Charlie Christian wasn't the first jazz guitarist to plug in, but he was the first one that really mattered. As soon as he hit the stage with Benny Goodman, the acoustic guitar became passé and a world of possibilities opened for younger players. Barney Kessel, Oscar Moore, and Herb Ellis used Christian's work as a blueprint and began carving out a niche for the guitar in '40s jazz. Incredibly, Christian recorded and performed for only a couple years after he was discovered by John Hammond. When Lights Are Low collects 20 classics from the late '30s and very early '40s, from "Flying Home" to "Air Mail Special" to "Solo Flight," building an impressive portrait of a guitarist as a young man. After 60 years, Christian's breaks on "Stardust" and "Rose Room" remain vital. There are also refreshingly odd pieces like "AC-DC Current," packed with curious little runs and fills. One might guess that the young guitarist would be intimidated by his more established colleagues, but that never seems to be the case. Christian proceeds with confidence, always prepared to offer a fresh phrase or solid accompaniment. When Lights Are Low will appeal most strongly to those unfamiliar -- shame on you -- with the great guitarist. The collection offers a good overview of Christian's work, providing one with a good foundation for everything in jazz guitar that followed. The great music, however, is the best reason for picking up a copy of When Lights Are Low.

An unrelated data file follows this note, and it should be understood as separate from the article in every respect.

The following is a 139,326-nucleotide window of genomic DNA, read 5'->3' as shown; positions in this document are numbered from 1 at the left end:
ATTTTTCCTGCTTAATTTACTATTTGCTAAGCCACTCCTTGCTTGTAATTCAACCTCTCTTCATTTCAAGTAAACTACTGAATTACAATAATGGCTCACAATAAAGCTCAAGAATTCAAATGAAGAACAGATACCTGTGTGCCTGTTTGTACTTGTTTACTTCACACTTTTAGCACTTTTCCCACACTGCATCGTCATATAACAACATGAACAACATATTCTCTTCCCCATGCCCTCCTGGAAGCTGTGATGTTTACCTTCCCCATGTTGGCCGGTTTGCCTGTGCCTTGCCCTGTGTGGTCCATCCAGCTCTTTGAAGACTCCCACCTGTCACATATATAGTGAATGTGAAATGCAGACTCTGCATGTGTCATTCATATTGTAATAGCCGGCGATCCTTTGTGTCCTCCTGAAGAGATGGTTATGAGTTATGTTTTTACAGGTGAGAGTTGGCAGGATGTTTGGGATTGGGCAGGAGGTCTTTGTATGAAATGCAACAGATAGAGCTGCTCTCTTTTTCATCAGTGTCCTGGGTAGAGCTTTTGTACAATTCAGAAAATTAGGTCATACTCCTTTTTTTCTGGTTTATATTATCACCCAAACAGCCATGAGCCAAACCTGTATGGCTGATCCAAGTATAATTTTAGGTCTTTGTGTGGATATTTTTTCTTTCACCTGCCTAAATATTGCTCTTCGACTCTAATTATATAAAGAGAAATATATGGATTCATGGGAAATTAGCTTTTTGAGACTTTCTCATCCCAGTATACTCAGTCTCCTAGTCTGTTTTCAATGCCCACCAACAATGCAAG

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AllMusic Review by Ronnie D. Lankford, Jr.